USD/CAD - Broad U.S. dollar demand undermines Canadian dollar

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The U.S. dollar is in demand across the board, and the demand is weighing on the Canadian dollar. The loonie is still well above its worst levels for 2019, but it has been grinding lower for the past week, mostly due to external influences. The lingering effects of the strong U.S. non-farm payrolls report, weaker than expected euro-zone data and elevated "no-deal" Brexit concerns sparked demand for U.S. dollars.

Oil prices have been a big factor in day to day Canadian dollar prices swings, and West Texas Intermediate (WTI) oil has traded erratically lately. WTI bounced in a $52.85 U.S./barrel-$55.70/b range since February 1. The failure to extend gains above $55.70 raised concerns that a short-term top was in place. That sentiment was encouraged by American Petroleum Institute (API) and Energy Information Administration (EIA) reports that U.S. crude inventories increased, suggesting that supply may be outpacing demand, which also weighed on the Canadian dollar.

U.S. President Trump delivered his annual State of the Union address on Tuesday night. He was expected to provide some details on a new infrastructure spending plan which sparked a bit of demand for the so-called "risk currencies". It didn’t happen. The U.S. dollar firmed as the risk currencies were sold.

Overseas developments spurred U.S. dollar demand and by default, Canadian dollar selling. The European Union’s Winter Economic Forecast, released today, downgraded 2019 euro-zone growth from 1.9% to 1.3%. It also downgraded the 2019 inflation forecast to 1.4% from 1.7%. The downgrades were expected. Nevertheless, they reinforced and validated European Central Bank Mario Draghi’s recent dovish monetary policy statement and press conference. EUR/USD selling also encouraged USD/CAD buying.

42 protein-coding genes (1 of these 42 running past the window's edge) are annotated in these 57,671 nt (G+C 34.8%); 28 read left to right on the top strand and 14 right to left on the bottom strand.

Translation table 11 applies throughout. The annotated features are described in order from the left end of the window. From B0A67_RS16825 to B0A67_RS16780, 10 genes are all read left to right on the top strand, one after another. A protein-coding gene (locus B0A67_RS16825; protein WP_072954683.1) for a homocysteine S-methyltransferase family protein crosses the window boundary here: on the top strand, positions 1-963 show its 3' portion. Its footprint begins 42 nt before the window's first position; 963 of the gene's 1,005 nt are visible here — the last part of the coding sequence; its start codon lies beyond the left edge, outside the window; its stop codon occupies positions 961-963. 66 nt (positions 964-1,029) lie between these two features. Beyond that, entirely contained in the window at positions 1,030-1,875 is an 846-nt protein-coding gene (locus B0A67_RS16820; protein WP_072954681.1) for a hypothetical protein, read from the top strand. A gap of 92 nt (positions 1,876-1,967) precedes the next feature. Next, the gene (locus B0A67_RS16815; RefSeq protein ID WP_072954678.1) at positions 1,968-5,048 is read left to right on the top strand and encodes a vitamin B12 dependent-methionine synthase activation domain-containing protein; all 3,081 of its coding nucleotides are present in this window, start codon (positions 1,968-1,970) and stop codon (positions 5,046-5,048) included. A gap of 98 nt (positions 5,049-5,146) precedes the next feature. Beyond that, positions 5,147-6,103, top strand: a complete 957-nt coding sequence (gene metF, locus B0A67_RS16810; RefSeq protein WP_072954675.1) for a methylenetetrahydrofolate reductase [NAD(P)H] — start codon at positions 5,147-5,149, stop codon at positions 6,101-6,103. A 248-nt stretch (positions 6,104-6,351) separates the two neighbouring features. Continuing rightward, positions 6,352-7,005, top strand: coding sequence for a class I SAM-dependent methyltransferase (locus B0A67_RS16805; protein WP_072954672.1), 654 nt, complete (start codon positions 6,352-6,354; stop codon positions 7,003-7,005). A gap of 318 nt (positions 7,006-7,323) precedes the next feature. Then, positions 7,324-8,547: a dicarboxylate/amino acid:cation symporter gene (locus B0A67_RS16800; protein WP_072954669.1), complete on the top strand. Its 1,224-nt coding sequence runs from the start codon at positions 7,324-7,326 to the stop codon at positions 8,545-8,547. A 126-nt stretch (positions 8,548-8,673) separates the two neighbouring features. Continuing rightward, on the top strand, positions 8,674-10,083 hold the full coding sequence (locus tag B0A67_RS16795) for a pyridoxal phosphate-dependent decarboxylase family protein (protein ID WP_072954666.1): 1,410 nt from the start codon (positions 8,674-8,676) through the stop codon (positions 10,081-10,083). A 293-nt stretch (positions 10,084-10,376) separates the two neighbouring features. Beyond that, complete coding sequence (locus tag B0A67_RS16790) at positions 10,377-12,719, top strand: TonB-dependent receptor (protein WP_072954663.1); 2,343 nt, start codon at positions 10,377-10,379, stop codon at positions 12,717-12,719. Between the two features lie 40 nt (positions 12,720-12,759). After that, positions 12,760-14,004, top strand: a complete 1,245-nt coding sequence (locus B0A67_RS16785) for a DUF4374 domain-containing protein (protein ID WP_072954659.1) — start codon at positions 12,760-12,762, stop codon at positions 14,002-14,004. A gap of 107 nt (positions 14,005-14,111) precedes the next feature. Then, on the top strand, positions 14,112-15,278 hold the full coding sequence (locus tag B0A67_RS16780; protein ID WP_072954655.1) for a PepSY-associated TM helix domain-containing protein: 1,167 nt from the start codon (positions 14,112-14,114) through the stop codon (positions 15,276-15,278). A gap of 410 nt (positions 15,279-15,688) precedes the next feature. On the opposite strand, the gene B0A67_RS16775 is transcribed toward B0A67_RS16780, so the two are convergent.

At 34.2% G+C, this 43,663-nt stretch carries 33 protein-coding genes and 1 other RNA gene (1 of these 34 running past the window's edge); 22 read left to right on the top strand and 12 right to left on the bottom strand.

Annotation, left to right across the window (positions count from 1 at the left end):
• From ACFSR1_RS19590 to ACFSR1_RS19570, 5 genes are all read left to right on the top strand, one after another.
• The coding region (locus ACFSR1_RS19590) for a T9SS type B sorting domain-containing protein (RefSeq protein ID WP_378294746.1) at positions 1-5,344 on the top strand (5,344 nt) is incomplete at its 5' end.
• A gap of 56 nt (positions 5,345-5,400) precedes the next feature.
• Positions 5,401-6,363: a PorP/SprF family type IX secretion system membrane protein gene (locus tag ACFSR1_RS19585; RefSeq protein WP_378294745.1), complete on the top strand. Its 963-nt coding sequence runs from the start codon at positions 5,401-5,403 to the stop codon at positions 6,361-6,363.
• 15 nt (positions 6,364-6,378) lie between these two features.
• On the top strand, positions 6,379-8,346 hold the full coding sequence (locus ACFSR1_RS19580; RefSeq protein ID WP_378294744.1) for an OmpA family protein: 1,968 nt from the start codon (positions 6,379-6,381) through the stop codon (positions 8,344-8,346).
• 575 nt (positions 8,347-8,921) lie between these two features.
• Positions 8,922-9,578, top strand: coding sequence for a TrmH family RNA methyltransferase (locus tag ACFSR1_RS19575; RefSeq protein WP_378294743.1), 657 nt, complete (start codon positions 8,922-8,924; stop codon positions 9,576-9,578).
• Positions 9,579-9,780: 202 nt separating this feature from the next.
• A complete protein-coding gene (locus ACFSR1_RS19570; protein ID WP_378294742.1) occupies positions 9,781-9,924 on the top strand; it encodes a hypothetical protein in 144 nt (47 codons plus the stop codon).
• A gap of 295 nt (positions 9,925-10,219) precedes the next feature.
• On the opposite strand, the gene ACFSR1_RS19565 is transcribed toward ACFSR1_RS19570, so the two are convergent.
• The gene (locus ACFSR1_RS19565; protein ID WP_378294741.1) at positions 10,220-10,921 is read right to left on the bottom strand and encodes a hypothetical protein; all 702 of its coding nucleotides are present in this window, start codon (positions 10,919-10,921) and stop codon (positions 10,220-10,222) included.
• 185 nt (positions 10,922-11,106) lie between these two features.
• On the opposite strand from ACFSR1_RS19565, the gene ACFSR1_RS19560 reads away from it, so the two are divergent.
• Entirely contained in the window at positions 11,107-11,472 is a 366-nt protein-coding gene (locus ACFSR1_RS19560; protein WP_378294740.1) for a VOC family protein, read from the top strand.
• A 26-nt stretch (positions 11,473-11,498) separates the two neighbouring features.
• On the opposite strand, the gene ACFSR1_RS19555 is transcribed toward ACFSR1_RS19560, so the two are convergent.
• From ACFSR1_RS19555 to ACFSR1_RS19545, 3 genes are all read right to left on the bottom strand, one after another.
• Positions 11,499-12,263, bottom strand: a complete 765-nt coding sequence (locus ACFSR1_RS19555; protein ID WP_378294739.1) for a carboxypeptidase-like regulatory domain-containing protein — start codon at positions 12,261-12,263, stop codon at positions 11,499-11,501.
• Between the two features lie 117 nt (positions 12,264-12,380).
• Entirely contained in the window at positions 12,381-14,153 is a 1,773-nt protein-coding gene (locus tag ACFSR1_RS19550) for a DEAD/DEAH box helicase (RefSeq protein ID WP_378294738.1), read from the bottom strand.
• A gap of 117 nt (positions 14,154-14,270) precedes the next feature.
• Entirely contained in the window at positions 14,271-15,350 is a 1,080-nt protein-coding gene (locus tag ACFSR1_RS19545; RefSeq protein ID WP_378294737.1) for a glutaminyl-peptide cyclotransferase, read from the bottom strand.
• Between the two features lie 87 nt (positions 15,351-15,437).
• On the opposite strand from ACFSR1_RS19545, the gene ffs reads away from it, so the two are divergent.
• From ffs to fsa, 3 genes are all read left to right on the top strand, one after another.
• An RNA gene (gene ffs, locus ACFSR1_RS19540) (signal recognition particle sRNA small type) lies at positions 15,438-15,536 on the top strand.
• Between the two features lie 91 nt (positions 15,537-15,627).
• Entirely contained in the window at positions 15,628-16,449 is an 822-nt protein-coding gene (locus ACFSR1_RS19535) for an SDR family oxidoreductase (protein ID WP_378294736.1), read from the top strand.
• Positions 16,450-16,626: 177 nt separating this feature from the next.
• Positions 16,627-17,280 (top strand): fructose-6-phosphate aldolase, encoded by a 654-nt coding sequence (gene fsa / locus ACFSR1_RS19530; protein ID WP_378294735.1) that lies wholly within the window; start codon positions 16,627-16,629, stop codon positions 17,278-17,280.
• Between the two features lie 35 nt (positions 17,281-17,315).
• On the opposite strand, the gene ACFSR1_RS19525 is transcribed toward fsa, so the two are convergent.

The British pound has been centre stage. The risk of a "no-deal" Brexit increased this week. E.U. officials have flatly rejected reopening Brexit discussions. E.U. Council President Donald Tusk tweeted: "I've been wondering what that special place in hell looks like, for those who promoted #Brexit, without even a sketch of a plan how to carry it out safely." That tweet triggered a wave of GBP/USD selling and the "risk aversion" sentiment weighed on the Canadian dollar

The Bank of England policy meeting a quarterly inflation report was released today. The BoE left U.K. interest rates unchanged a 0.75%. They noted that U.K. growth slowed and said inflation was back to its 2.0% target. They noted that future interest rate increases should be gradual and limited which fueled a wave of GBP/USD selling. The move was reversed during Governor Mark Carney’s press conference.

While that was going on the greenback continued to drift higher vs the majors, and the Canadian dollar traded lower.

There isn’t any major U.S. or Canadian economic data available today. Canadian dollar traders are looking ahead to Friday’s Canadian employment report.

Rahim Madhavji is the President of, a Canadian currency exchange that provides better rates than the banks to Canadians
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